2. Grasp the ends of the resistance band in each hand, pulling the band taut in front of your shins. From this position, tighten your hamstrings and butt, using them to “pull” yourself back to standing. As  you do this, allow your hands to pull the band taut up the front of your legs, ending in front of your thighs.
  3. Reverse the movement and return to start. Perform two sets of 15 repetitions.

3. Leg Extension

leg extension

Isolate your quadriceps with this leg extension exercise.

  1. Choose a chair or a bench with legs, and tie a resistance band around one of the front legs, creating a small loop.
  2. Sit on the edge of the chair or bench, one foot flat on the floor, and the other slipped through the resistance band loop, your knee bent and your foot suspended off the floor.
  3. Keeping your thigh steady, extend your lower leg, pressing against the resistance of the band until your leg is straight.
  4. Reverse the movement and return to the starting position.
  5. Perform 15 repetitions on one side before switching sides. Perform two sets.

4. Leg Curl

hamstring curl

Tone up your hamstrings with the resistance band hamstring curl.

  1. Start on your hands and knees on the floor, looping the resistance band around the bottom of one of your feet and pulling the ends forward so that they’re gripped in each hand, under your shoulders. At this point, all four of your appendages are still in contact with the ground.
  2. Press the leg supporting the resistance band straight backward until it’s fully extended, stretching the resistance band.
  3. Keeping your thigh fixed, bend your knee toward your butt, allowing the resistance band to loosen slightly. Reverse the movement and press your leg straight against the band’s resistance.
  4. Perform 15 repetitions before switching sides. Perform two sets.

5. Quadruped Hip Extension

quadruped hip extension

Target your butt with the quadruped hip extension.

  1. Start on your hands and knees, looping the resistance band around the bottom of one foot, pulling the ends forward so that you’re holding them in each hand under your shoulders.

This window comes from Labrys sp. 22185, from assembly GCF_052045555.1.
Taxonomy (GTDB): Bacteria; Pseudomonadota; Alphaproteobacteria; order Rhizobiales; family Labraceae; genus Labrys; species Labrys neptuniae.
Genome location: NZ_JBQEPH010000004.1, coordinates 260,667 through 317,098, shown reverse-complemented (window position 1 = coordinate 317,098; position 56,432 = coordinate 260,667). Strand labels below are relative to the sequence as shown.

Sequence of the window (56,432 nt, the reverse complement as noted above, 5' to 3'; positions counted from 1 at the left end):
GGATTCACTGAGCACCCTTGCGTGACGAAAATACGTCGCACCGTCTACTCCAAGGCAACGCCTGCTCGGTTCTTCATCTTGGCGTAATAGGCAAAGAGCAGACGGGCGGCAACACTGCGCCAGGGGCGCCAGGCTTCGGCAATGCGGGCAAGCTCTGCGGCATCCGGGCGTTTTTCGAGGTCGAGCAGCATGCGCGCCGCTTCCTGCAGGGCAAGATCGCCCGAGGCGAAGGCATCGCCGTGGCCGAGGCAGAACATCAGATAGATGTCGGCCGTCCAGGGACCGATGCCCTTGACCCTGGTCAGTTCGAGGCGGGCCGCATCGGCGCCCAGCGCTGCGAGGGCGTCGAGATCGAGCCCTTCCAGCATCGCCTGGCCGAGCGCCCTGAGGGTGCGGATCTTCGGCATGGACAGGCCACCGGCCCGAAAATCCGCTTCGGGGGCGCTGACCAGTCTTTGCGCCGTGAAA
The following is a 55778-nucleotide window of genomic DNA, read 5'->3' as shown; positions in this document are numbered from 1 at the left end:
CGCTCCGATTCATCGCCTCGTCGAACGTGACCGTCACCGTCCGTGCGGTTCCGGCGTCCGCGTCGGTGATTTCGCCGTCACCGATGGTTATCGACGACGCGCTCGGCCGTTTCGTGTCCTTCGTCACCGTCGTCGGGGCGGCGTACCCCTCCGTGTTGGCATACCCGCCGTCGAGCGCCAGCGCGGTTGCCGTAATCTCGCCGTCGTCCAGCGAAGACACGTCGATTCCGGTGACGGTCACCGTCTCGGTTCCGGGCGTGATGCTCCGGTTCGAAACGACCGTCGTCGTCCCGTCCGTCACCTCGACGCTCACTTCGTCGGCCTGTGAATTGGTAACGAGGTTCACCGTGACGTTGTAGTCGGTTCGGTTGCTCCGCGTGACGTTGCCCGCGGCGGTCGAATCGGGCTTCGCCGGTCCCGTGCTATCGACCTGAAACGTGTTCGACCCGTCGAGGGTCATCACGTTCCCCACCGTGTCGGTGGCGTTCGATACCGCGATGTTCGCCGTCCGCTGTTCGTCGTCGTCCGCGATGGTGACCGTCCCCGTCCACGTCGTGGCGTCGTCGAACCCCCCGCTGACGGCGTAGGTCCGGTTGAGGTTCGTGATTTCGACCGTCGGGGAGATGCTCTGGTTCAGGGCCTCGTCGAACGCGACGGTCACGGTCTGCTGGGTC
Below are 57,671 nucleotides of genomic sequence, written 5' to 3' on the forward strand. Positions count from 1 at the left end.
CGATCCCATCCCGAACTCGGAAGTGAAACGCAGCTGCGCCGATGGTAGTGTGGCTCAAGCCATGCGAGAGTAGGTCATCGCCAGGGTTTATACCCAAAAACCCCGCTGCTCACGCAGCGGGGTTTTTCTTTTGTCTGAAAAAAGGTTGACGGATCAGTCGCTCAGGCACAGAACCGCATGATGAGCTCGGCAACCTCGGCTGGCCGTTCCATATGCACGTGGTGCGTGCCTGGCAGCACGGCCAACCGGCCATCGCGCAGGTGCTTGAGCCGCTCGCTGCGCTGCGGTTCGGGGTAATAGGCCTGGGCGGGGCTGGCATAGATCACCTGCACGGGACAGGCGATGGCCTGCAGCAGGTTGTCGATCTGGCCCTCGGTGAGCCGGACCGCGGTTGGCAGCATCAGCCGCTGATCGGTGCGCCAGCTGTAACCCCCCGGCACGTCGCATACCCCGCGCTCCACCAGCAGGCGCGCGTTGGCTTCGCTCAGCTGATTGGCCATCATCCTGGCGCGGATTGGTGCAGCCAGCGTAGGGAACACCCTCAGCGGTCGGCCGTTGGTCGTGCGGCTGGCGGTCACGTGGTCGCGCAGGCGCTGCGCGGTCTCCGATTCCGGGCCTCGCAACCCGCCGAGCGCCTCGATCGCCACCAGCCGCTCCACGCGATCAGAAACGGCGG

2. With the leg supporting the resistance band, lift your knee from the ground and flex your hip, bringing it forward toward your hands. Your knee, hip, and ankle should all be flexed.
  3. Keeping your knee and ankle flexed, extend your hip, pressing the bottom of your foot toward the ceiling. When your hip is fully extended, hold the position for one second, then reverse the movement and return to start.
  4. Perform 15 repetitions before switching sides. Perform three sets.

6. Seated Row

seated row

Work your back with the seated row.

  1. Sit on the ground with your legs extended in front of you, your upper body sitting tall.
  2. Loop the resistance band around the bottom of your feet with the ends of the band lying next to your legs.
  3. Grab the bands at about the level of your knee, holding them taut with your arms straight.
  4. Pull the band with both hands directly back toward your body, squeezing your shoulder blades and bending your elbows.
  5. When your hands meet your torso, reverse the movement and return to start.
  6. Perform 15 repetitions and two sets.

7. Shoulder Press

shoulder press

For this shoulder press exercise, you may need to choose a band that’s longer or has lighter resistance because of the length to which you stretch it.

  1. Stand on the center of a resistance band, your feet together, holding the ends of the band in each hand.
  2. Pull your hands up to approximately ear-height, your elbows pointing out to the sides, your palms facing forward. In this position, the resistance band should be behind your shoulders.